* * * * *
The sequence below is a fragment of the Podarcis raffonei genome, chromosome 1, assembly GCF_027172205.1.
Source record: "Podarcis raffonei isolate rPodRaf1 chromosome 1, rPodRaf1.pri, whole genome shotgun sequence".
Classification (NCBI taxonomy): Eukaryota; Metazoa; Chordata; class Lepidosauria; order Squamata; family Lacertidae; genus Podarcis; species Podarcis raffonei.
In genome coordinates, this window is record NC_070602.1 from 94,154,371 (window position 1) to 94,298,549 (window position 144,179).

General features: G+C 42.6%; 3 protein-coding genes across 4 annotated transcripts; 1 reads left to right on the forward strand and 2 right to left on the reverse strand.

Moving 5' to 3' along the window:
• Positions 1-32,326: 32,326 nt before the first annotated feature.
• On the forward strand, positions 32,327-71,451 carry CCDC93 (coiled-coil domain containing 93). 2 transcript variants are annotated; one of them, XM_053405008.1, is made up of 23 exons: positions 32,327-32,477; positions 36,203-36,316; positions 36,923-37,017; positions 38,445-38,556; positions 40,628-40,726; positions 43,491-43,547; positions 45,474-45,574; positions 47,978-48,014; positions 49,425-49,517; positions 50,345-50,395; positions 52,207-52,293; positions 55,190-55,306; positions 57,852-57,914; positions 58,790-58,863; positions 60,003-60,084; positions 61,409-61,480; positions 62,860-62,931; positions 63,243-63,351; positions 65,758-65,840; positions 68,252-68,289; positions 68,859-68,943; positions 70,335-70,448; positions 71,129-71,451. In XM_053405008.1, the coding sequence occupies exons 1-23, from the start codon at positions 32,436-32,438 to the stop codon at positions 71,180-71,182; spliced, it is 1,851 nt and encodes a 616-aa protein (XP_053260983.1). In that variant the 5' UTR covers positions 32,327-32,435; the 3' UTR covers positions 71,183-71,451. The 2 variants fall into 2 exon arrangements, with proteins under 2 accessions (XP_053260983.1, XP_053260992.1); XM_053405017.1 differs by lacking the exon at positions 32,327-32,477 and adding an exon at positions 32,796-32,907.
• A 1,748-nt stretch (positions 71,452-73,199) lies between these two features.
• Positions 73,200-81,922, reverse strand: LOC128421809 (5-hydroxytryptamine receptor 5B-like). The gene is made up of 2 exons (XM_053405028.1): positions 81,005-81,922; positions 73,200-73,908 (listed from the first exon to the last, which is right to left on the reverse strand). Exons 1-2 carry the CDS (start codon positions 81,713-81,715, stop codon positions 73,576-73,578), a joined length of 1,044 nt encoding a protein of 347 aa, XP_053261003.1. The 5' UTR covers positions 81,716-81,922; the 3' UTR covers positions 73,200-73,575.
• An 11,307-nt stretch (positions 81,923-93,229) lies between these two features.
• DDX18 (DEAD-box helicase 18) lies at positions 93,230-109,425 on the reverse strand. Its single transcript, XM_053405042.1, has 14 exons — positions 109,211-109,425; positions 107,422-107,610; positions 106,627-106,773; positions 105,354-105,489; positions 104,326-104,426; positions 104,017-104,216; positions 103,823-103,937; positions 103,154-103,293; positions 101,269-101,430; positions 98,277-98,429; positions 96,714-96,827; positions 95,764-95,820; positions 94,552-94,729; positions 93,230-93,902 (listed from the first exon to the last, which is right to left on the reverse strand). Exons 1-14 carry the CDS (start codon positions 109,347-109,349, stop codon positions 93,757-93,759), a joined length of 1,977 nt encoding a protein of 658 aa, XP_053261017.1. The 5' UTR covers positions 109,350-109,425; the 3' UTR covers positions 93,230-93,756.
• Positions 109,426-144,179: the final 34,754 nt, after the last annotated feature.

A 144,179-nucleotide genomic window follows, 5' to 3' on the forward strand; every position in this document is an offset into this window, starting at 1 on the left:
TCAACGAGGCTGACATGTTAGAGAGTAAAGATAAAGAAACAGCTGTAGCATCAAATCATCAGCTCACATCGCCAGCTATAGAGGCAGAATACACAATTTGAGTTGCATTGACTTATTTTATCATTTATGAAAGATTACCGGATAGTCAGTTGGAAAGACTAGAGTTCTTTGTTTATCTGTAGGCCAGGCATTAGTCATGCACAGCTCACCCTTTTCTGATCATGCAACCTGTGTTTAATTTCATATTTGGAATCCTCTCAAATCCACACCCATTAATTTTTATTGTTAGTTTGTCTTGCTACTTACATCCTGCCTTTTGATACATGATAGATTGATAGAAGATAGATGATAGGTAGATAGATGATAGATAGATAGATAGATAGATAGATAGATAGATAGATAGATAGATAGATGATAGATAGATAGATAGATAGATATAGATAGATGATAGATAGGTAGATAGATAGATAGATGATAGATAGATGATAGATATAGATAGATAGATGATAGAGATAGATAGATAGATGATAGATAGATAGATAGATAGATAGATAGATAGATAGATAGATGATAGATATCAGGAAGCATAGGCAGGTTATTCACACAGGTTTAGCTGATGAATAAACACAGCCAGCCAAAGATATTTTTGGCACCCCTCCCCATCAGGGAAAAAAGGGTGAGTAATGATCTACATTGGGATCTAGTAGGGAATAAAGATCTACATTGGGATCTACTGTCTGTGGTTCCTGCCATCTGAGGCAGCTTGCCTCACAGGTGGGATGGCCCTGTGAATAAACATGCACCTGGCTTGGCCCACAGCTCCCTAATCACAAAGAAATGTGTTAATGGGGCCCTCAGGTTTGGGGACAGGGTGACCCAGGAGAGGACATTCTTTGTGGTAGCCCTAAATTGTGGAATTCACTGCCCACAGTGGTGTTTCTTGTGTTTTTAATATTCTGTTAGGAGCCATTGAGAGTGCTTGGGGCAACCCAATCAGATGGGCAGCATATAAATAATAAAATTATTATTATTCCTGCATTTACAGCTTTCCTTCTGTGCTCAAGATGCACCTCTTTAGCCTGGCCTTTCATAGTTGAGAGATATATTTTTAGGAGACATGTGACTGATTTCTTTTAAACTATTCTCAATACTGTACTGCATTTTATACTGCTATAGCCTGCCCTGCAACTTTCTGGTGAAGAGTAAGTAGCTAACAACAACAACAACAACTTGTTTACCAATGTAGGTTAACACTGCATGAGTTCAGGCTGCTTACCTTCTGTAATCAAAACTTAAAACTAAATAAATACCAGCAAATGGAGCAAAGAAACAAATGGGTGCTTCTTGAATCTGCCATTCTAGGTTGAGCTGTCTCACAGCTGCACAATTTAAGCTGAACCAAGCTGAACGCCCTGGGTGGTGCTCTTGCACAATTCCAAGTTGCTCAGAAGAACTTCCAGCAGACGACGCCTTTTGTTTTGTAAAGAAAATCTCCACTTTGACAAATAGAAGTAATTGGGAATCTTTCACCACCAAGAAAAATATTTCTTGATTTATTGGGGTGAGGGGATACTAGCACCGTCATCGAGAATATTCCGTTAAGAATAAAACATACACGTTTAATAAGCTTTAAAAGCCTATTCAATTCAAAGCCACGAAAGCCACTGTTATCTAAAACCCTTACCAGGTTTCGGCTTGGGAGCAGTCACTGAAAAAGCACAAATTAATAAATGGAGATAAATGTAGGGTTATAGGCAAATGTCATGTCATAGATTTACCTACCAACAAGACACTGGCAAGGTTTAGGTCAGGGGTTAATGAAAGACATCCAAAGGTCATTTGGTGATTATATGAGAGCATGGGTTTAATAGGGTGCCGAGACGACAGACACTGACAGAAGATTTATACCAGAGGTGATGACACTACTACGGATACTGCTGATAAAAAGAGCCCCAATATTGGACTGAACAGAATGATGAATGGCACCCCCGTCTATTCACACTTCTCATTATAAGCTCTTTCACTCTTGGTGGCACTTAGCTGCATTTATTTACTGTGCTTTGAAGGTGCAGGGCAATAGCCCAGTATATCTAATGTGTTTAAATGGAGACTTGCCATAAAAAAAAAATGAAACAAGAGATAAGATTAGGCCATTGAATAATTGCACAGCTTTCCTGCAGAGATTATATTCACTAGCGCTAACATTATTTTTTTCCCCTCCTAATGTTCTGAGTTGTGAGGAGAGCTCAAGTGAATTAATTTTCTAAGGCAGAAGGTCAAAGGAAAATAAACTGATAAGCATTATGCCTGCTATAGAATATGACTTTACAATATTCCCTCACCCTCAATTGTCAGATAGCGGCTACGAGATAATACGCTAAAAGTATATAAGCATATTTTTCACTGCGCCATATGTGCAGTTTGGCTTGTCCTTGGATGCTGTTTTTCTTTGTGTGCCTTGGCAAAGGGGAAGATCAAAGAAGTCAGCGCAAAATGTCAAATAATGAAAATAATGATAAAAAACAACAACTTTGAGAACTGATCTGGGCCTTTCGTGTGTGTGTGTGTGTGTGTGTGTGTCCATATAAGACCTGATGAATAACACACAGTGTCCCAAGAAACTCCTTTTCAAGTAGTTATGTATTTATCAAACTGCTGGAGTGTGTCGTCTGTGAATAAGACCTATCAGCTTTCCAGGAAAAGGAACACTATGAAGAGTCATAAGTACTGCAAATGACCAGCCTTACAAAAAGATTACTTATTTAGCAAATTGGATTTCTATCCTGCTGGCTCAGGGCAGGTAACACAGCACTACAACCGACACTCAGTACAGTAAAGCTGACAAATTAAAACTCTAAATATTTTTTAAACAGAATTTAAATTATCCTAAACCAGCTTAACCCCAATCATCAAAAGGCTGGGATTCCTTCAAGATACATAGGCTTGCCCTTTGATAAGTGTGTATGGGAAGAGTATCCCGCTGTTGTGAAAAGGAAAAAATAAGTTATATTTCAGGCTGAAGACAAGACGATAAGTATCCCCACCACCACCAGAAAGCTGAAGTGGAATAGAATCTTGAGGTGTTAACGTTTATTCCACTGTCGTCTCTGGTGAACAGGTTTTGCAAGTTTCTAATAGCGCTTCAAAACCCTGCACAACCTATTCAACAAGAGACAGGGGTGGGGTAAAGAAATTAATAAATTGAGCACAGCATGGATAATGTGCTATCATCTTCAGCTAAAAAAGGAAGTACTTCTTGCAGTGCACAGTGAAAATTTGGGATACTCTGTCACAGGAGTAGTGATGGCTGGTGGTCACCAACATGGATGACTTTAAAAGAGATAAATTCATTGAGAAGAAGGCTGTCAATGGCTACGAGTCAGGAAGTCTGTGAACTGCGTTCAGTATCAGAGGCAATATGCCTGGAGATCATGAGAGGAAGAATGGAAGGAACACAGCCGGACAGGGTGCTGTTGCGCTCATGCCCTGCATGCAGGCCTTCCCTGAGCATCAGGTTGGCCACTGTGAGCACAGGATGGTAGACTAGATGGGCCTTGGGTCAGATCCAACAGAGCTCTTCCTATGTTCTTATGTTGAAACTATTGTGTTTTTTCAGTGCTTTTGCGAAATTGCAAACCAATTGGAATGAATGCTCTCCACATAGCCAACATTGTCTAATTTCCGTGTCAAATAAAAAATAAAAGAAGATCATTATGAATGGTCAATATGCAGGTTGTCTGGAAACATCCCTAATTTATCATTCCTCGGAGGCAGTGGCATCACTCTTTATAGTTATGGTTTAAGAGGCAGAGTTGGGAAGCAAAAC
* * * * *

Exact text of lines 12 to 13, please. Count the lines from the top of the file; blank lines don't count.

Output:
• DDX18 (DEAD-box helicase 18) lies at positions 93,230-109,425 on the reverse strand. Its single transcript, XM_053405042.1, has 14 exons — positions 109,211-109,425; positions 107,422-107,610; positions 106,627-106,773; positions 105,354-105,489; positions 104,326-104,426; positions 104,017-104,216; positions 103,823-103,937; positions 103,154-103,293; positions 101,269-101,430; positions 98,277-98,429; positions 96,714-96,827; positions 95,764-95,820; positions 94,552-94,729; positions 93,230-93,902 (listed from the first exon to the last, which is right to left on the reverse strand). Exons 1-14 carry the CDS (start codon positions 109,347-109,349, stop codon positions 93,757-93,759), a joined length of 1,977 nt encoding a protein of 658 aa, XP_053261017.1. The 5' UTR covers positions 109,350-109,425; the 3' UTR covers positions 93,230-93,756.
• Positions 109,426-144,179: the final 34,754 nt, after the last annotated feature.